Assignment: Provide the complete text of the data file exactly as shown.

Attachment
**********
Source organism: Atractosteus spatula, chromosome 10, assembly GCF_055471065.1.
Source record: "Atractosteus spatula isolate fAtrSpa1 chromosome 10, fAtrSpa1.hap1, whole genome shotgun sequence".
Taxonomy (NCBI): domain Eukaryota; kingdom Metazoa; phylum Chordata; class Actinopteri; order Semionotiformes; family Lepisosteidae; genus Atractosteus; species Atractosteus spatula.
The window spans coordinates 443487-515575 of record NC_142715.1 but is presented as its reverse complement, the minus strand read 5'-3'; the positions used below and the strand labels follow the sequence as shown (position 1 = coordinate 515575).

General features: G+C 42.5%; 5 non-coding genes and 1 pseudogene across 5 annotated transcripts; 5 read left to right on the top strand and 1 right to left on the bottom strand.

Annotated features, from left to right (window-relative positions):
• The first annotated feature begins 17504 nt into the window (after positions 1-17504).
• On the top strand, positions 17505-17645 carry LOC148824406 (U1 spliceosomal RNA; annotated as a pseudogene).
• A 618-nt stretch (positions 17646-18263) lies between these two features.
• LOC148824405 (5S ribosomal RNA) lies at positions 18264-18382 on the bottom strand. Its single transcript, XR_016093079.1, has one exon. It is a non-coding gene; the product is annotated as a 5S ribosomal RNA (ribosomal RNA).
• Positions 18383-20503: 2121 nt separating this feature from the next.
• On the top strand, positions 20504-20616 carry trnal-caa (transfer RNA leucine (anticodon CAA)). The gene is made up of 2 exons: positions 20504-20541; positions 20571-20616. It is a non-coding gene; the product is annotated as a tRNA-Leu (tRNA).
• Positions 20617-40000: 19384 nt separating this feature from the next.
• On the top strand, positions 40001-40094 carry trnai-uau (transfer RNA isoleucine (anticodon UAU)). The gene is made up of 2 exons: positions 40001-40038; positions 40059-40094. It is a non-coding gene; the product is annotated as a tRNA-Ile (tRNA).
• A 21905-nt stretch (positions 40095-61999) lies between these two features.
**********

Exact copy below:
Source organism: Atractosteus spatula, chromosome 10, assembly GCF_055471065.1.
Source record: "Atractosteus spatula isolate fAtrSpa1 chromosome 10, fAtrSpa1.hap1, whole genome shotgun sequence".
Taxonomy (NCBI): domain Eukaryota; kingdom Metazoa; phylum Chordata; class Actinopteri; order Semionotiformes; family Lepisosteidae; genus Atractosteus; species Atractosteus spatula.
The window spans coordinates 443487-515575 of record NC_142715.1 but is presented as its reverse complement, the minus strand read 5'-3'; the positions used below and the strand labels follow the sequence as shown (position 1 = coordinate 515575).

General features: G+C 42.5%; 5 non-coding genes and 1 pseudogene across 5 annotated transcripts; 5 read left to right on the top strand and 1 right to left on the bottom strand.

Annotated features, from left to right (window-relative positions):
• The first annotated feature begins 17504 nt into the window (after positions 1-17504).
• On the top strand, positions 17505-17645 carry LOC148824406 (U1 spliceosomal RNA; annotated as a pseudogene).
• A 618-nt stretch (positions 17646-18263) lies between these two features.
• LOC148824405 (5S ribosomal RNA) lies at positions 18264-18382 on the bottom strand. Its single transcript, XR_016093079.1, has one exon. It is a non-coding gene; the product is annotated as a 5S ribosomal RNA (ribosomal RNA).
• Positions 18383-20503: 2121 nt separating this feature from the next.
• On the top strand, positions 20504-20616 carry trnal-caa (transfer RNA leucine (anticodon CAA)). The gene is made up of 2 exons: positions 20504-20541; positions 20571-20616. It is a non-coding gene; the product is annotated as a tRNA-Leu (tRNA).
• Positions 20617-40000: 19384 nt separating this feature from the next.
• On the top strand, positions 40001-40094 carry trnai-uau (transfer RNA isoleucine (anticodon UAU)). The gene is made up of 2 exons: positions 40001-40038; positions 40059-40094. It is a non-coding gene; the product is annotated as a tRNA-Ile (tRNA).
• A 21905-nt stretch (positions 40095-61999) lies between these two features.